Abstract: Engagement in Mental Health Services Among Young Adults with Serious Mental Illnesses (Society for Social Work and Research 24th Annual Conference - Reducing Racial and Economic Inequality)

Engagement in Mental Health Services Among Young Adults with Serious Mental Illnesses

Friday, January 17, 2020
Archives, ML 4 (Marriott Marquis Washington DC)
* noted as presenting author
Michelle Munson, PhD, Professor, New York University
James Jaccard, Ph.D., Professor, New York University, New York, NY
Lionel Scott, PhD, Associate Professor, Georgia State University, Atlanta, GA
Sarah Narendorf, PhD, Associate Professor, University of Houston, Houston, TX
Kiara Moore, PhD, Postdoctoral Fellow, New York University, NY
Kamilyah Cooper, Project Director, New York University, NY
Rei Shimizu, LMSW, Doctoral Student, New York University, New York, NY
Kristin Pleines, Research Assistant, New York University, NY
Aaron Rodwin, Research Assistant, New York University, NY
Lindsay Hylek, Research Assistant, Columbia University, NY
Angel Amaro, Social Work MSW student, New York University, NY
Introduction: Transition-age youth have high rates of mental illness, and often choose not to continue treatment in young adulthood (Institute of Medicine and National Research Council, 2015). Previous research has shown that thoughts and emotions, coupled with environmental constraints (i.e., time) are barriers to young adult engagement (Munson et al., 2012; Dixon et al., 2017). And yet, there are no evidence-based engagement interventions developed to address this critical issue. The meta-intervention described in this paper was designed with young adults with severe mental health challenges (SMHC), and it uses both traditional (i.e. psychoeducation) and innovative intervention techniques (i.e., technology, narratives, and art) to communicate with and engage young adults in their mental health care. The process of engagement commences during intake at adult recovery and rehabilitation services.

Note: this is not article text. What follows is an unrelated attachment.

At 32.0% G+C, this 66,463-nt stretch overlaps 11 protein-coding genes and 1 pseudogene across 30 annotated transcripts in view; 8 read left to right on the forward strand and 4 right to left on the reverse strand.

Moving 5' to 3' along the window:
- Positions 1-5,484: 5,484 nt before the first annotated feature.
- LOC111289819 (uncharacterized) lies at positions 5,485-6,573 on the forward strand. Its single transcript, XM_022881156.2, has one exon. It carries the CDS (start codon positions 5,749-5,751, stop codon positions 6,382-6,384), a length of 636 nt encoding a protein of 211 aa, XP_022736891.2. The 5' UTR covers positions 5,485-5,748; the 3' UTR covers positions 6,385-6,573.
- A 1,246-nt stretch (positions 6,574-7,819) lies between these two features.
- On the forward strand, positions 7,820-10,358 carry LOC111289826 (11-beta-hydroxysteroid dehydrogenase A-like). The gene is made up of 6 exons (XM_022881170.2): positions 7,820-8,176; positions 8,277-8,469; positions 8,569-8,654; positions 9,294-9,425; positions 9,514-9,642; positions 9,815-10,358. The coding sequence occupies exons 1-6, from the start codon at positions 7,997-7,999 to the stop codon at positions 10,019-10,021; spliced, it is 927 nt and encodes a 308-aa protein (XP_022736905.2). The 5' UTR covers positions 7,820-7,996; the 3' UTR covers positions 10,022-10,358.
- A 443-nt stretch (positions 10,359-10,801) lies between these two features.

Method: Improving engagement in mental health care is conceptualized and explained as an evolving process, working together with all stakeholders, while collecting and analyzing data over time. In this paper we present studies that used mixed methods, participant action research (PAR), and a developmental trial to develop, refine, and test a young adult engagement intervention. Over the years, our team has developed underlying theories of mental health engagement, alongside a communication matrix to develop an empirically-based novel intervention. At this time, we have enrolled 75 young adults with SMHC, and in this paper we will present 1) formative research; 2) development of the federally-funded NIMH trial, and 3) preliminary data on the sample and short term engagement outcomes (i.e., engagement, adherence), which are the focus of the intervention.

Results: Formative research led to an underlying theory, which illuminates empirically-based mechanisms of change for improving mental health service use. This theory suggests that multi-level factors (i.e., individual, relational, and structural) were associated with service use decisions. This subsequently led to a series of pilots, which refined the intervention. We will illustrate varying uses of pilot intervention data (i.e., measurement development). Finally, we have enrolled 75 young adults in the trial. They are, on average, 26.16 years of age. Their primary diagnoses are 65% schizophrenia-spectrum, 35% Bipolar disorder, with multiple reports of co-occurring conditions (n=15). The young adults were largely receiving services from public systems of care, social security insurance (61%), Medicaid (85%), and they reported use of foster care (18%), juvenile justice (14%) and special education (48%) during childhood. The sample is 67% male, and over 91% identify as non-white. Using single degree of freedom contrasts of those in the Just Do You group at pre- and post-test shows increased level of engagement/investment in treatment (t=-2.03, p<.05) and adherence to treatment (t=-2.77, p<.01), with hypothesized mediators (i.e., increased trust) trending toward significance (p<.15).


 This study illustrates that engagement interventions in the adult system that are developed for and with young adults may lead to changes in engagement outcomes. It also suggests that working with clients, and hearing their own voices, using principals of PAR can lead to interventions in which there is young adult buy-in.